Ore. economists: Getting closer to kicker checks

Ore. economists: Getting closer to kicker checks

Ore. economists: Getting closer to kicker checks

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by Jonathan J. Cooper/Associated Press

kgw.com

Posted on May 29, 2014 at 6:17 AM

Updated Thursday, May 29 at 11:22 AM

SALEM, Ore. (AP) - Improving employment will lead to a slight uptick in Oregon state revenue, inching closer to the threshold that would trigger "kicker" tax rebates for individuals, state economists said Wednesday.

Economists project the state will collect $55 million more than was expected three months ago, according to the quarterly revenue forecast delivered to state lawmakers. The increase is driven primarily by unexpectedly strong job growth, especially in the housing industry.

It was the third straight quarter showing a slight uptick in revenue.

"As a result, no emergency budget cuts or credit issues are going to arise here like we're seeing in some of our other income-tax-dependent states," said Mark McMullen, the state economist.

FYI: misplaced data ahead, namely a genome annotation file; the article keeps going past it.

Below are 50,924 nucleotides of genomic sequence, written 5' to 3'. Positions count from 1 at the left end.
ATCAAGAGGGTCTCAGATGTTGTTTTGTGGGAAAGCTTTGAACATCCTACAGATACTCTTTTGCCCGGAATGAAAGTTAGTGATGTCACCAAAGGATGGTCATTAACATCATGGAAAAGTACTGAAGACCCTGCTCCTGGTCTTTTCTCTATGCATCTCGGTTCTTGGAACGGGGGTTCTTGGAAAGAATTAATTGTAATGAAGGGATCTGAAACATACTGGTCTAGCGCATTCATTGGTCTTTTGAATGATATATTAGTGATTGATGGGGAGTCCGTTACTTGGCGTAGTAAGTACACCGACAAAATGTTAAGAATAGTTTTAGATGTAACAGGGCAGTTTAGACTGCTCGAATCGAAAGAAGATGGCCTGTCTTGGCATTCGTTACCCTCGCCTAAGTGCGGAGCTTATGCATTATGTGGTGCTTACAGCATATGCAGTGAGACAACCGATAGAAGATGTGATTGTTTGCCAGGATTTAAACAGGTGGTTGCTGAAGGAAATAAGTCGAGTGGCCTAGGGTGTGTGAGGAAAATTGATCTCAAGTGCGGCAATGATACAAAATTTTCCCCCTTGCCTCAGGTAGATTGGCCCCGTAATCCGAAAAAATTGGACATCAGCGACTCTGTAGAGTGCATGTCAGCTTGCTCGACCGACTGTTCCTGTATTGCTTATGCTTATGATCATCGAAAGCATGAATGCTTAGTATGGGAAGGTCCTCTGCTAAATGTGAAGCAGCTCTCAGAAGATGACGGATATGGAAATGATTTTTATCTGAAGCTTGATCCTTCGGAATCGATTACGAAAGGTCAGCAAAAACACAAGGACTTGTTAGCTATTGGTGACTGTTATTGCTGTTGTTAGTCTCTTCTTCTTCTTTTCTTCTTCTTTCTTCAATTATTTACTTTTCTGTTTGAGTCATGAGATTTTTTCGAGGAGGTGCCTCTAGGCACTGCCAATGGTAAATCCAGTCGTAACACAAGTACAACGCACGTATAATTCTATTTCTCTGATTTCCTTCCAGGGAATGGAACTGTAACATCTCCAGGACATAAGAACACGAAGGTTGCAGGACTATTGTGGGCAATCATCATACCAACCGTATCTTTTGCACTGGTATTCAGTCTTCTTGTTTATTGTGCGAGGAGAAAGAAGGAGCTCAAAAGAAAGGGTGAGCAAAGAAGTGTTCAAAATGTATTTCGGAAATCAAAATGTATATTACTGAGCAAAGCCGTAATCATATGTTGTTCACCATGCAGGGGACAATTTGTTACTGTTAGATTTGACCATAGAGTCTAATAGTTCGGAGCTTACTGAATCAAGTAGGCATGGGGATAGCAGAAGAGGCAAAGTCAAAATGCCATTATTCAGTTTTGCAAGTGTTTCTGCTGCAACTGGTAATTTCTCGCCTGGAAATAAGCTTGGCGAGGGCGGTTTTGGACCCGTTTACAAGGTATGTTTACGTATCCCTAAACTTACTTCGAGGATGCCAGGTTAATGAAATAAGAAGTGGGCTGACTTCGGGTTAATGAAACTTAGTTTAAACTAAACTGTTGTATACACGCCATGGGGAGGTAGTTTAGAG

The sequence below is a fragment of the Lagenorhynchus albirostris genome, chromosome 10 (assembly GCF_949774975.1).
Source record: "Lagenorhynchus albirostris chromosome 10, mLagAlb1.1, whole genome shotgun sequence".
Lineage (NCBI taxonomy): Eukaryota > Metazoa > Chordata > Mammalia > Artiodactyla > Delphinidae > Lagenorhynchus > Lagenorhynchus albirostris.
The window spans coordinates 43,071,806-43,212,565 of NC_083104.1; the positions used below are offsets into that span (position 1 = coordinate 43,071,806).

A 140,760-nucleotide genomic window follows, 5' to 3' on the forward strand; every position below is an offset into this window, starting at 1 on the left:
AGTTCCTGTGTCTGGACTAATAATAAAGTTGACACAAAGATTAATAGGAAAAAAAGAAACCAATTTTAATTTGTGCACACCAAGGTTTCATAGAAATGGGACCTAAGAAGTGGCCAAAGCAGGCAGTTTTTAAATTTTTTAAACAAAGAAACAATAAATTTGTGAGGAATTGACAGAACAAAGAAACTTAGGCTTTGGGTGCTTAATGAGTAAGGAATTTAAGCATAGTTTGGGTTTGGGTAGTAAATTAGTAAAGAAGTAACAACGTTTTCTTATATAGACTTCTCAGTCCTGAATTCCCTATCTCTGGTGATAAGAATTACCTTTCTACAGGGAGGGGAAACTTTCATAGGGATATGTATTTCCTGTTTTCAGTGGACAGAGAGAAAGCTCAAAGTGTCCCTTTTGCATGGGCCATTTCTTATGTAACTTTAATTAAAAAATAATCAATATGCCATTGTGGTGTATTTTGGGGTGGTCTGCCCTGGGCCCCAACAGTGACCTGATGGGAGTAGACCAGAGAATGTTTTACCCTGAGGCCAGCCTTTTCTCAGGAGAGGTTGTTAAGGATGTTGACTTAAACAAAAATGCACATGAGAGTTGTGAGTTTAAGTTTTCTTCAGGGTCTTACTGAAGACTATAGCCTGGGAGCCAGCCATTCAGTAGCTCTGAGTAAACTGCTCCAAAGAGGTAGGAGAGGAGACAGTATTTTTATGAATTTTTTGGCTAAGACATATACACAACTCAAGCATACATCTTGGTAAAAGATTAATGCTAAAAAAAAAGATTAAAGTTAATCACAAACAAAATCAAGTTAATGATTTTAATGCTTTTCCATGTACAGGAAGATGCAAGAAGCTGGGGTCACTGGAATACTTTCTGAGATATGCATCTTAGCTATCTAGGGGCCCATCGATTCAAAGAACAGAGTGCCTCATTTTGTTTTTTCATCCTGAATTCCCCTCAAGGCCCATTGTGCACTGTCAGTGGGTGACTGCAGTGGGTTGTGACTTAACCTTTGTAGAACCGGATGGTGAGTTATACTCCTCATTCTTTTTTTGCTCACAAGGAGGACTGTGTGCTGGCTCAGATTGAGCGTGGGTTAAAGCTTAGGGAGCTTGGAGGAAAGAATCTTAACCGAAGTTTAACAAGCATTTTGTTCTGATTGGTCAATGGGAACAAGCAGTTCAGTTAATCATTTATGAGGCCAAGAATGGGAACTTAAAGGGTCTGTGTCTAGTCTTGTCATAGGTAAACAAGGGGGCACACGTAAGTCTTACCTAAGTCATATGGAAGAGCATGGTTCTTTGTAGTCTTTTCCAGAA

With more people working, combined with tax increases enacted during a special session last year, projected personal income tax collections were $74 million shy of triggering "kicker" tax rebates for individuals.

The rebates would kick in if actual revenue over the two-year budget cycles exceeds the original projections by at least 2 percent. If it happens, the additional revenue - which would total at least $290 million - would be returned to taxpayers. Kicker rebates, unique to Oregon, were created as a check on government spending to ensure that unanticipated money returns to taxpayers. But critics complain that it prevents the state from saving money during good times to weather economic downturns.

Job growth had been limited primarily to urban areas, but economists said it's now widening to include more industries and more regions of the state. Four out of every five counties is now seeing job growth, said Josh Lehner, a senior economist in the Office of Economic Analysis.

Despite unexpected strong job growth, however, the economists still expect the recovery from the Great Recession to be slower than Oregon's typical rebound following economic downturns.

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